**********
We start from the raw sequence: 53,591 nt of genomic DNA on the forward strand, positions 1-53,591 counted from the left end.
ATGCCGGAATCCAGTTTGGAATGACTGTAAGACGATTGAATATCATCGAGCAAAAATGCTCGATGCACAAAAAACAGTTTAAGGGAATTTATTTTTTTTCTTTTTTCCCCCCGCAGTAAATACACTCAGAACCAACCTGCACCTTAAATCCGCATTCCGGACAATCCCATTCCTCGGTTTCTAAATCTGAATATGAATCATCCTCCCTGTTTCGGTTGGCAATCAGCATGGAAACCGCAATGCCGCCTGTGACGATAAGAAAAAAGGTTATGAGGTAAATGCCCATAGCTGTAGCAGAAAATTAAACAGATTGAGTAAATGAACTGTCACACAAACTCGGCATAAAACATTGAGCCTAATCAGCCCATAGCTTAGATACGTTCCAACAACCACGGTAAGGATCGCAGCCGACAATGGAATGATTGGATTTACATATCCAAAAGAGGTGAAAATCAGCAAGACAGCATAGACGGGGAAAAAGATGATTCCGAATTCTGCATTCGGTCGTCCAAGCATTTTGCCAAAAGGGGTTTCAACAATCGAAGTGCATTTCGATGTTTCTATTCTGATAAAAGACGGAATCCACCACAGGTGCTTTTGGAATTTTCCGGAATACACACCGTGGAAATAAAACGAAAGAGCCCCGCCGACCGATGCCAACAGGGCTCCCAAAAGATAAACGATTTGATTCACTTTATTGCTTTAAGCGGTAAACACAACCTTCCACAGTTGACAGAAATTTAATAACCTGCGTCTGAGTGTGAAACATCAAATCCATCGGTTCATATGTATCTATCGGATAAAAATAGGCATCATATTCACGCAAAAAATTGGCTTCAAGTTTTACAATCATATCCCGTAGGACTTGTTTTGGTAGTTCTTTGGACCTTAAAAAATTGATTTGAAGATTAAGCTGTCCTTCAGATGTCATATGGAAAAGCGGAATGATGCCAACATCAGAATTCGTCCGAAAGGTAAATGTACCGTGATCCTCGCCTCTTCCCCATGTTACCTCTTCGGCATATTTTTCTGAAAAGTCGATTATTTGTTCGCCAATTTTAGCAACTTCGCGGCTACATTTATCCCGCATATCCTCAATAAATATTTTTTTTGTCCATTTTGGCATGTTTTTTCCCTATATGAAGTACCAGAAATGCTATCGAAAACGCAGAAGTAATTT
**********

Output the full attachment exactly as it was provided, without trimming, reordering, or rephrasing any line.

We start from the raw sequence: 53,591 nt of genomic DNA on the forward strand, positions 1-53,591 counted from the left end.
ATGCCGGAATCCAGTTTGGAATGACTGTAAGACGATTGAATATCATCGAGCAAAAATGCTCGATGCACAAAAAACAGTTTAAGGGAATTTATTTTTTTTCTTTTTTCCCCCCGCAGTAAATACACTCAGAACCAACCTGCACCTTAAATCCGCATTCCGGACAATCCCATTCCTCGGTTTCTAAATCTGAATATGAATCATCCTCCCTGTTTCGGTTGGCAATCAGCATGGAAACCGCAATGCCGCCTGTGACGATAAGAAAAAAGGTTATGAGGTAAATGCCCATAGCTGTAGCAGAAAATTAAACAGATTGAGTAAATGAACTGTCACACAAACTCGGCATAAAACATTGAGCCTAATCAGCCCATAGCTTAGATACGTTCCAACAACCACGGTAAGGATCGCAGCCGACAATGGAATGATTGGATTTACATATCCAAAAGAGGTGAAAATCAGCAAGACAGCATAGACGGGGAAAAAGATGATTCCGAATTCTGCATTCGGTCGTCCAAGCATTTTGCCAAAAGGGGTTTCAACAATCGAAGTGCATTTCGATGTTTCTATTCTGATAAAAGACGGAATCCACCACAGGTGCTTTTGGAATTTTCCGGAATACACACCGTGGAAATAAAACGAAAGAGCCCCGCCGACCGATGCCAACAGGGCTCCCAAAAGATAAACGATTTGATTCACTTTATTGCTTTAAGCGGTAAACACAACCTTCCACAGTTGACAGAAATTTAATAACCTGCGTCTGAGTGTGAAACATCAAATCCATCGGTTCATATGTATCTATCGGATAAAAATAGGCATCATATTCACGCAAAAAATTGGCTTCAAGTTTTACAATCATATCCCGTAGGACTTGTTTTGGTAGTTCTTTGGACCTTAAAAAATTGATTTGAAGATTAAGCTGTCCTTCAGATGTCATATGGAAAAGCGGAATGATGCCAACATCAGAATTCGTCCGAAAGGTAAATGTACCGTGATCCTCGCCTCTTCCCCATGTTACCTCTTCGGCATATTTTTCTGAAAAGTCGATTATTTGTTCGCCAATTTTAGCAACTTCGCGGCTACATTTATCCCGCATATCCTCAATAAATATTTTTTTTGTCCATTTTGGCATGTTTTTTCCCTATATGAAGTACCAGAAATGCTATCGAAAACGCAGAAGTAATTT